Monday, January 25, 2016

Recording voice

Technology integration doesn't have to be overly complex to be effective.  Here's a simple idea that can be very powerful-- ask students to share something in a voice recording.  This might be their reaction to some reading or explaining a concept in their own words.  Think of how what you get might compare to what they would write.

image from

How is this done?

To record:
  1. For students with smartphones, use the built in voice memo app (or try one of the many free apps available for iOS or Android).
  2. For students with laptops, use the built in microphone to record to TwistedWave (web app) or Audacity (installed app).
  3. Other students can borrow a handheld digital recorder or a mic to connect to a computer (from 118).  
To share:
  1. Smartphones-- install the Google Drive app (for iOS). Share the audio file to Google Drive
  2. TwistedWave-- File..Send..Google Drive
  3. Audacity-- save as mp3, then upload to Google Drive
  4. Once in Drive, share the file just as you would a Google Doc.
  5. The audio will play inside Google Drive.
Here's a screencast on using TwistedWave and sharing from Google Drive:

Wednesday, January 20, 2016

Screenshots and screencasting with the Snagit extension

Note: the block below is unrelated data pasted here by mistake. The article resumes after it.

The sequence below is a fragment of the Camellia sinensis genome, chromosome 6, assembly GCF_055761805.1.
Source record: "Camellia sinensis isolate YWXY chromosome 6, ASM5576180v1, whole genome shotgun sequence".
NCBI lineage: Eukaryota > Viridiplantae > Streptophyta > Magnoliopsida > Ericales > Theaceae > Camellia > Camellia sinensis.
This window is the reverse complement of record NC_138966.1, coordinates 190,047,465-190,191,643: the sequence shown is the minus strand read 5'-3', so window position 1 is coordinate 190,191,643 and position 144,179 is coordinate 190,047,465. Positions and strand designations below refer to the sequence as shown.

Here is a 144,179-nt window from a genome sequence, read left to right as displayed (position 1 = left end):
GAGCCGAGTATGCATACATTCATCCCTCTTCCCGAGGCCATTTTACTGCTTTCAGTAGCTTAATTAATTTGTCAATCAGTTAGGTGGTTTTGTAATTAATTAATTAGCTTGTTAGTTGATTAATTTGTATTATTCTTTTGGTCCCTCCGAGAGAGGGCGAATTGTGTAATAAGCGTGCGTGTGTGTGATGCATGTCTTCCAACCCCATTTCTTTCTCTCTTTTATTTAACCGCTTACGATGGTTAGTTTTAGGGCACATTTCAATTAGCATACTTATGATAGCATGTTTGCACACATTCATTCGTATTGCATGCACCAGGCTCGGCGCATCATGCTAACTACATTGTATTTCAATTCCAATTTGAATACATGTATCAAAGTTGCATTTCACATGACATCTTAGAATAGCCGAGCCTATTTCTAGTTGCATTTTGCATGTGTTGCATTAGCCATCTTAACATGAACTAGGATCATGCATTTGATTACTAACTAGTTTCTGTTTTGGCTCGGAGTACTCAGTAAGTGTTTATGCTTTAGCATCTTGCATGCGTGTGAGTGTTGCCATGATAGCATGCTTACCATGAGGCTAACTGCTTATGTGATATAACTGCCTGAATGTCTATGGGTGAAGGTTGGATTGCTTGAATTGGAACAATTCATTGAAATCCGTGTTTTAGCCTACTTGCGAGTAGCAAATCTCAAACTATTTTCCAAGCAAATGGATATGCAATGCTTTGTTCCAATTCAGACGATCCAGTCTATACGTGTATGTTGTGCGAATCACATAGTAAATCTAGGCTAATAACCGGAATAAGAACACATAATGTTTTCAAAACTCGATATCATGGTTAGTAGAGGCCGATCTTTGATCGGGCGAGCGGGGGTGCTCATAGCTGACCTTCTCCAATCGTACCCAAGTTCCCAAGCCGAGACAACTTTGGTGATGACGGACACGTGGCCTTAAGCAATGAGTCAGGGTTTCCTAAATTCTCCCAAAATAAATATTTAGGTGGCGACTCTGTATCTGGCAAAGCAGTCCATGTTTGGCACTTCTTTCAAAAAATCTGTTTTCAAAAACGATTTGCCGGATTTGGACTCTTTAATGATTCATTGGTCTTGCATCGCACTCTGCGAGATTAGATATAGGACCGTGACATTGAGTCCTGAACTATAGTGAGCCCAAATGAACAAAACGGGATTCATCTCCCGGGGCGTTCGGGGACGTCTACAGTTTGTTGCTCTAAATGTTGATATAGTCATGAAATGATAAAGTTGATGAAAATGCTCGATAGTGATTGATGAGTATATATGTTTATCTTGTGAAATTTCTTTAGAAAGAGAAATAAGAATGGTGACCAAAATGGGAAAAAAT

When explaining something computer-related, it is often helpful to capture either a still image of the screen (called a screenshot) or a video of the screen as you do your thing-- often recording your voice narration, as well (called a screencast).

I've mentioned various tools for doing this in the past, but I started using a new one recently, and I'd recommend it for two reasons:
  1. It's easy to use
  2. It automatically stores your screenshots and screencasts in Google Drive for easy sharing.
I made a how-to video. Here's an index so you can skip ahead if desired:

0:00 What is screencasting?
0:55 Signing into Chrome
1:45 Starting up Snagit
2:18 Granting permissions for Snagit
3:00 Capturing screenshots (still images)
4:24 Capturing screencasts (video of the screen)

For those who prefer the short and sweet written steps:
  1. Sign into Chrome
  2. Click the SnagIt Extension (white S in a blue square)
  3. Grant the necessary permissions
  4. Click the extension again 
  5. Use the sidebar menu to take screenshots and screencasts
  6. These are automatically saved in Google Drive for sharing 
(full disclosure on the video above-- I didn't actually use the extension itself to make the video, because I demo it in the video.  You can't use a camera to take a picture of itself !).

Friday, January 15, 2016

WeVideo help site

I've been working with several classes using WeVideo this year so I thought I'd create a single help site with resources and documents.  I'll be adding to the site as we continue to use WeVideo.

If you're wondering what the heck I'm talking about, you must check out WeVideo! It's a web-based video editing tool.  It's easy to use and you can publish your final product to YouTube, Google Drive, Vimeo, etc.

Here's an example of a video done from my office webcam:

Please check out the help site and let me know if I can help you get started.